No announcement yet.

Inter VLAN configuration Using Layer 3 switch with two 2960 Cisco switches

  • Filter
  • Time
  • Show
Clear All
new posts

  • Inter VLAN configuration Using Layer 3 switch with two 2960 Cisco switches

    Hello Everyone. This is my first post.I am currently working in private company and asked to design a network with Two 2960 Cisco switch and one Sg300 layer three Switch as Ip routing .
    The VLANs also get their IP address from DHCP Server. The over all picture and assumed design will looks like the picture I attached.
    We need to have : VLAN 15_Work station on SW1
    VLAN 99_MGT on SW1
    VLAN 150_ VOIP on SW2
    VLAN 40_Guest(connected to Wifi) on SW2
    All VLANs must get their IP from DHCP server which is a part of VLAN 15
    All VLAN need to be communicate using Layer 3 _SG 300 switch

    I want any one help me with the detail configuration steps.

    I have attached the sample Packet tracer diagram
    Attached Files

  • #2
    *-All of your VLANs will have their gateway addresses (SVIs) on the SG300. It is the router, therefore must know about every subnet it routes to, either by direct access or by routing statements. Since your other devices are layer-2 only, they can't route.
    *-All of the SVIs should have 'ip-helper' statements to point the DHCP request traffic to the IP for your DHCP server, or the DHCP requests will go nowhere.
    *-Your DHCP server will have a different scope for each VLAN it issues addresses for; the originating subnet of the request packet tells the DHCP server which scope to issue an address lease from.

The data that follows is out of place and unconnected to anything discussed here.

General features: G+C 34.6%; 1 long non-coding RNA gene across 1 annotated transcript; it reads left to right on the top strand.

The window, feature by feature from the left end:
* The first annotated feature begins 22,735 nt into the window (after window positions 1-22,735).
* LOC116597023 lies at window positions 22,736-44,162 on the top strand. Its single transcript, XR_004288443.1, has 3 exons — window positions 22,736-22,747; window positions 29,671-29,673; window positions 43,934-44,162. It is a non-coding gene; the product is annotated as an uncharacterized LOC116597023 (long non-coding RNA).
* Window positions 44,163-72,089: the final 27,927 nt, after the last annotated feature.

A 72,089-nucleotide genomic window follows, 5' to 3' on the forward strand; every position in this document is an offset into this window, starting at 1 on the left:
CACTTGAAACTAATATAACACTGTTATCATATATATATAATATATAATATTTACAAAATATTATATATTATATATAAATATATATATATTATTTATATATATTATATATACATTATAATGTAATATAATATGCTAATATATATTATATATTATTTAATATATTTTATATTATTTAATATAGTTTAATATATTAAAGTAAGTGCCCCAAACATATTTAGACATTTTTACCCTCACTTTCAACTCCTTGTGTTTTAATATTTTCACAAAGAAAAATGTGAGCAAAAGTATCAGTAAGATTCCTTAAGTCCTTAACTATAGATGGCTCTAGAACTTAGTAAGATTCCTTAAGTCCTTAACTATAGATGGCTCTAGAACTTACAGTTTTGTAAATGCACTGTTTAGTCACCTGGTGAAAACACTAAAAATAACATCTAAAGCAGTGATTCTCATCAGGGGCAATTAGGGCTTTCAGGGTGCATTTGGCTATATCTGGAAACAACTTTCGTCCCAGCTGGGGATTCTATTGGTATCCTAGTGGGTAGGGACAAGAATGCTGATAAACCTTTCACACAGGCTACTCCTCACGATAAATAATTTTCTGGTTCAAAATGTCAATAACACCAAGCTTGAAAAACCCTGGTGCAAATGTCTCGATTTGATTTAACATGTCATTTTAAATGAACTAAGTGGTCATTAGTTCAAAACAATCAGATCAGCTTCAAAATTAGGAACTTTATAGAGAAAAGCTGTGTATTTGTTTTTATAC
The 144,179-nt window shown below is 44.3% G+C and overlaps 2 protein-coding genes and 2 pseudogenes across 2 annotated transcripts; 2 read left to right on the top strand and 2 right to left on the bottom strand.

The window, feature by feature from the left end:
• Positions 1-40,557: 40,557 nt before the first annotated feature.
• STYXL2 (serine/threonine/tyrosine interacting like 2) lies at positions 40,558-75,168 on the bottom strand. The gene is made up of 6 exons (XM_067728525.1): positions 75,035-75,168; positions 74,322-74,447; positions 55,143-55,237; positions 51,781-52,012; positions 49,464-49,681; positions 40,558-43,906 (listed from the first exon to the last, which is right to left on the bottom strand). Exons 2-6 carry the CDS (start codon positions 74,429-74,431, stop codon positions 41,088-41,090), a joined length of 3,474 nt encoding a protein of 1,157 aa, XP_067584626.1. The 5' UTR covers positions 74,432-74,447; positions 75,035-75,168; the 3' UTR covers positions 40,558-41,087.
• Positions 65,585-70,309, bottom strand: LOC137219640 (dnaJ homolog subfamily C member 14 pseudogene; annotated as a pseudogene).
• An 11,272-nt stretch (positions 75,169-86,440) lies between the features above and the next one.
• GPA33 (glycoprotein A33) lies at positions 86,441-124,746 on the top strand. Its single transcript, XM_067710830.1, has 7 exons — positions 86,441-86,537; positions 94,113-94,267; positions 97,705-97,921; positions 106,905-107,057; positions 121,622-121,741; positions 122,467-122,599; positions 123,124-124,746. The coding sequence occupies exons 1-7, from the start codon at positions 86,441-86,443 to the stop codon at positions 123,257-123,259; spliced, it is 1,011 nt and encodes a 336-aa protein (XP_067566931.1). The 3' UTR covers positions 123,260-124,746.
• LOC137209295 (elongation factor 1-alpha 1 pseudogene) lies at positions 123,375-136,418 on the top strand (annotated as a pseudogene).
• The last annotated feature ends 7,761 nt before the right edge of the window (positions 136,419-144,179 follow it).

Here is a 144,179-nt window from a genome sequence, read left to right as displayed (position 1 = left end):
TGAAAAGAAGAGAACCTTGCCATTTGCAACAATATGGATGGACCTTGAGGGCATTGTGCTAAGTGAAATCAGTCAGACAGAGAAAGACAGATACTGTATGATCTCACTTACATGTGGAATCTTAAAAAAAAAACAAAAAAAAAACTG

*-You should set up VTP, prob set with the SG300 as your master and both 2960s as slaves; this is so you configure a VLAN once (name, etc.) and all VTP members on your switching domain know about the changes--you configure once, less chance of making mistakes when you repeat it.
    *-Both the 2960 switches must communicate with the SG300 using trunks so any VLAN can go anywhere. You determine which VLANs are on which switches by which VLANs you assign to which access ports on the switches. Example: you give VLAN99 on SW1. If you assign a single port on SW2 to VLAN99, it becomes a member of that VLAN. If you want to restrict which VLANs can physically go to which switch, you can use the command set as shown as this Cisco reference to configure the trunks to limit the VLAN traffic: or you can use VTP Pruning--your choice.

    Assuming you have some prior experience with Cisco configs, you have enough info to get things going. If most of what I wrote above went over your head (not an insult, you simply may not have learned any of the above yet), you really should think about getting somebody in to at least show you the ropes.
    MSCA (2003/XP), Security+, CCNA

    ** Remember: credit where credit is due, and reputation points as appropriate **


    • #3
      Thank you Pickles for your valuable reply. It is very helpful. I have some more questions.
      1. Is it necessary to put my DHCP server in a separate VLAN ? What if it will be the member of one of the VLANs which may require DHCP addressing.
      2. Do I need to use IP helper address for VLAN where my DHCP belongs to?
      3. Why I need the management VLAN? What special configuration will it need different from other VLANs?

      Thank you again


      • #4
        1. No. A single DHCP server can satisfy address needs for any VLAN you decide needs dynamic addresses being issued You've chosen 15--your call.
        2. No. DHCP requests from members inside VLAN 15 are considered local to that server. It's only when traffic must be routed into VLAN 15 from any other network that you need the ip helper.
        3. VLANs are usually used to group together devices with similar functions (all Finance in one, all Sales in another, etc) or similar traffic routing needs (special limitations on internet access, for example). Someone obviously decided to isolate specific devices/people into their own VLAN and call it Management. If you don't want it any longer, that's your call.
        MSCA (2003/XP), Security+, CCNA

        ** Remember: credit where credit is due, and reputation points as appropriate **